die belebende Bedenkung

Brummy Delight

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Birmingham Global City Local HeartOn BBC television yesterday (2011-05-16) there was another Business Nightmares programme about marketing failures. I suppose the Hoover free flights debacle is now long enough ago, for some people (business undergraduates?) not to know about it. A bit like when the intro to “Just Like Starting Over” was played on University Challenge, and neither team had any idea what it was.

Even though Business Nightmares wasn’t much more than an excuse to air some old tapes, it did – at least in the section about Sunny Delight – serve as a reminder of the limits of branding. After the British public woke up to the realities of the delightful drink, sales went into a freefall that no amount of rebranding could reverse.

About the time Sunny Delight was growing its market share, more of Britain’s local authorities were becoming interested in marketing. In the 1980s, Glasgow’s Miles Better was one of the first attempts to rebrand a British city. But no matter how many times this null comparison was printed on public relations brochures, it made no difference to daily life.

In 2005 Centro, the West Midlands Passenger Transport Executive, commenced rebranding of public transport using the ‘Network West Midlands’ moniker on vehicles, bus stops, stations, printed material, advertising, and internet. Unsurprisingly, the rebrand failed to have any effect on usage of bus, rail and tram services. The idea of fostering the belief that there was a public transport ‘network’ – rather than a number of customer-averse companies, in competition with each other – was bound to fail.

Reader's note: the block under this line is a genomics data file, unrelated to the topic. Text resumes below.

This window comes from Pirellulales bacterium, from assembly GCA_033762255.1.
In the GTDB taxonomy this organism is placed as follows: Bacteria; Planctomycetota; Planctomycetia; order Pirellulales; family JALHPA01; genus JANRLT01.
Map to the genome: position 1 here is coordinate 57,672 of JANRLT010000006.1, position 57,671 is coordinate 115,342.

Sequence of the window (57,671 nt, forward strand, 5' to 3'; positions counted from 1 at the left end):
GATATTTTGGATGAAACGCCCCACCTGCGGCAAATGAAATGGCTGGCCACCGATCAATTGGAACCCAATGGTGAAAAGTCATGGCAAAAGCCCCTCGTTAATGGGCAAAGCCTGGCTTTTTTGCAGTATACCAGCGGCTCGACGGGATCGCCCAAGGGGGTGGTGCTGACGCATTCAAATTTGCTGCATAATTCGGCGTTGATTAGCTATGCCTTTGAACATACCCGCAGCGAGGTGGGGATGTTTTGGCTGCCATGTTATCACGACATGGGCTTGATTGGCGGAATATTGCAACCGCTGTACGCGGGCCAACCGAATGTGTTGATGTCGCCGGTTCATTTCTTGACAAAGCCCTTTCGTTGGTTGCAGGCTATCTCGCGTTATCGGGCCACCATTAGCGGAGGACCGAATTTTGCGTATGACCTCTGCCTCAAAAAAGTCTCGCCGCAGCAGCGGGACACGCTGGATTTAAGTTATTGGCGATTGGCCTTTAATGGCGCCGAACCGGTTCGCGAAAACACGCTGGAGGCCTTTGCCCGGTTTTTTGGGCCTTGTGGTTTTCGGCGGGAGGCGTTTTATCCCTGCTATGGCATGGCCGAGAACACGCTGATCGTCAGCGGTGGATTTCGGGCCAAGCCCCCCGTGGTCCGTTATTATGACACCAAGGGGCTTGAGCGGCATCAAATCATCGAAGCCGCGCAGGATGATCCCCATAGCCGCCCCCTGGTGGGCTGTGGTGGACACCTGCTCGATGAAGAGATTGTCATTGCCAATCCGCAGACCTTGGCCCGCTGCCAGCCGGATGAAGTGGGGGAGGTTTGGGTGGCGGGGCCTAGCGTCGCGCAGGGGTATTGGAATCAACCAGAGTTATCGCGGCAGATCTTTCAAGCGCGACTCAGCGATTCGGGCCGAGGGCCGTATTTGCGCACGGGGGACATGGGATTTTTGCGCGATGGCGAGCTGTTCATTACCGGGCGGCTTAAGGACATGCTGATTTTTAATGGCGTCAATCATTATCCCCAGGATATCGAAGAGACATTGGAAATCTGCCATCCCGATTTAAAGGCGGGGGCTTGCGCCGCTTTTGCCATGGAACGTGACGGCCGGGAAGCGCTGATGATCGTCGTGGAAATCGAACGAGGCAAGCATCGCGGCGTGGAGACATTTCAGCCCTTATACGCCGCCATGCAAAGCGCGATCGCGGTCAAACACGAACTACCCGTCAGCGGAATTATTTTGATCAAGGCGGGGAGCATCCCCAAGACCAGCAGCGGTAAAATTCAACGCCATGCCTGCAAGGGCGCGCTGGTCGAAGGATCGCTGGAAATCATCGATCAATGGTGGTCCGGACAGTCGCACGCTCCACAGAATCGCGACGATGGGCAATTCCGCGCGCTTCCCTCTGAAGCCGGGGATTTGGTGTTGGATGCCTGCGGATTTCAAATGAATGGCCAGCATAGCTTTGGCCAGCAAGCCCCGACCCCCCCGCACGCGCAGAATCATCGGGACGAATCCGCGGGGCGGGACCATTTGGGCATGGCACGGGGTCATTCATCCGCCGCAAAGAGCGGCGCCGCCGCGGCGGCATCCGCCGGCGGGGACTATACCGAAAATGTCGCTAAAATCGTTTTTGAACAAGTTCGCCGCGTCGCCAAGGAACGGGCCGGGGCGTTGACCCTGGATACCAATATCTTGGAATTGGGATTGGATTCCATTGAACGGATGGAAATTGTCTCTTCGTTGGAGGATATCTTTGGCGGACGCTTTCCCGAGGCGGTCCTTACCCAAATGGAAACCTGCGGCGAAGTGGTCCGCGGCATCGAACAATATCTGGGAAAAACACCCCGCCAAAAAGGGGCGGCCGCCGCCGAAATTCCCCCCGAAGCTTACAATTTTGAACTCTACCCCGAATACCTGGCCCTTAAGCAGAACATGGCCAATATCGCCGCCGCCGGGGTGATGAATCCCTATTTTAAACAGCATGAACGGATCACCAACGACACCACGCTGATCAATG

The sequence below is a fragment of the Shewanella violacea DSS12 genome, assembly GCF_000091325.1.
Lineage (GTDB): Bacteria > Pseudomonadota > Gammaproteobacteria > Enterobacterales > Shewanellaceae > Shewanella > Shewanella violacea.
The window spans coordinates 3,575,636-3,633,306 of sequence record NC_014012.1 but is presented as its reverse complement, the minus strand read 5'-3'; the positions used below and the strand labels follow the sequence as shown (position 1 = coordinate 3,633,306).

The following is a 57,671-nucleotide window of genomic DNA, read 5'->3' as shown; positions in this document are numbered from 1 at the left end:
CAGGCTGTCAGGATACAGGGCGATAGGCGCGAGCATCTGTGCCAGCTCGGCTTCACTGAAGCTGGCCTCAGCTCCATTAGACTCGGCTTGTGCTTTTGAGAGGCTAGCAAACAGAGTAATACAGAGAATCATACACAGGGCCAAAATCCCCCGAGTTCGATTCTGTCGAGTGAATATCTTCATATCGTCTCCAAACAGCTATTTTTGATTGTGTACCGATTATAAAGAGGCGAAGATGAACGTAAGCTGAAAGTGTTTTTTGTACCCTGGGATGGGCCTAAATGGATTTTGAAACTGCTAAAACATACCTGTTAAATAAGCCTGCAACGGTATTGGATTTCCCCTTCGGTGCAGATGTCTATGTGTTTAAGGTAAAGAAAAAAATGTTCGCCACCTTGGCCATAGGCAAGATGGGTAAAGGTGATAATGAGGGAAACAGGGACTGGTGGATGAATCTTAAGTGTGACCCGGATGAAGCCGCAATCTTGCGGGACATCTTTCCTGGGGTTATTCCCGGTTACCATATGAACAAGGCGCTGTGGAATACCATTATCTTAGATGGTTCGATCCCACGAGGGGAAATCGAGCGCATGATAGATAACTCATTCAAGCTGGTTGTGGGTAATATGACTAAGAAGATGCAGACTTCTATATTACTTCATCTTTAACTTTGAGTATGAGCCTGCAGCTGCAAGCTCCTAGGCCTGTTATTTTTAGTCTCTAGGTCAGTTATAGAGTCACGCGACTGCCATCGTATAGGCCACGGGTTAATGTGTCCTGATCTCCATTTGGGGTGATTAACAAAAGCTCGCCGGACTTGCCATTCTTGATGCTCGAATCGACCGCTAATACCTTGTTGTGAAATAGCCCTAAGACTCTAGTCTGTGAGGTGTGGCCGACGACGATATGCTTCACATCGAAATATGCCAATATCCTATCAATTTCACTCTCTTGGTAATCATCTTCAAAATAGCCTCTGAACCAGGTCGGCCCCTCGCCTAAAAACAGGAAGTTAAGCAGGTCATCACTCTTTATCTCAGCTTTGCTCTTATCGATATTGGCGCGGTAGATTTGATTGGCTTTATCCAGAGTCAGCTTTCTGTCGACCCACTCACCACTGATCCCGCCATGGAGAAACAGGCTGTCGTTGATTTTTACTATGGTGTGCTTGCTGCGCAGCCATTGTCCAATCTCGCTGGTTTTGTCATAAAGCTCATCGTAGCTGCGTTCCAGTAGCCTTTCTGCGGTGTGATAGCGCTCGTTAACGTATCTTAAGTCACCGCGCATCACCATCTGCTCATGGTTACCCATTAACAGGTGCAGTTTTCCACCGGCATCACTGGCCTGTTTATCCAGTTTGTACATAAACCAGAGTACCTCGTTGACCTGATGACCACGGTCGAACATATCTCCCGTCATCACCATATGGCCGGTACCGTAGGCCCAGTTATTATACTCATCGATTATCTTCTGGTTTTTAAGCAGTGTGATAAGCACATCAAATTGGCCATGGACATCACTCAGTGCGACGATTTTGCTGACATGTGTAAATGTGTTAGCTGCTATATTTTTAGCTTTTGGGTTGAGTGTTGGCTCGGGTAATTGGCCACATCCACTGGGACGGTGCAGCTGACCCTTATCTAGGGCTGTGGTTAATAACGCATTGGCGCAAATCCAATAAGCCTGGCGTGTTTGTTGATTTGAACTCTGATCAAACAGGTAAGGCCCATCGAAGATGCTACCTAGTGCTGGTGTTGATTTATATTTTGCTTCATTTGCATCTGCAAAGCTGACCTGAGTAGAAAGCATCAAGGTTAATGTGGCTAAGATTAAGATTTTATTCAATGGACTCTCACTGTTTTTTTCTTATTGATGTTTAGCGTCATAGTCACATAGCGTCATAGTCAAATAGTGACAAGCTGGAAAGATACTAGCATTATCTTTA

Under council leader Mike Whitby, the phrase ‘Global City, Local Heart‘ has been added to Birmingham council’s website, amongst other things. The city wants to market itself as an international business city. But the buzzphrase had not stopped the implosion of the city’s private sector, which has seen Metro-Cammell, Serck, Denso (Lucas), Rover (Austin), and the Sherpa van factory (Leyland Daf) all passing into history, oblivious to sloganeering.

Hype is no substitute for substance. Any attempt at (re-)branding a city is destined to fail, unless there is some underlying truth on which to build. In Birmingham, the back story is years of industrial decline, bad air quality, poor transport, overcrowding, antisocial behaviour, lamentable architecture, and dysfunctional transparency. So I don’t think Sion Simon‘s talking up the importance of branding offers a way forward. There has to be a semblance of progress on real issues, before calling in the yah men.

Written by beleben

May 17, 2011 at 10:48 pm

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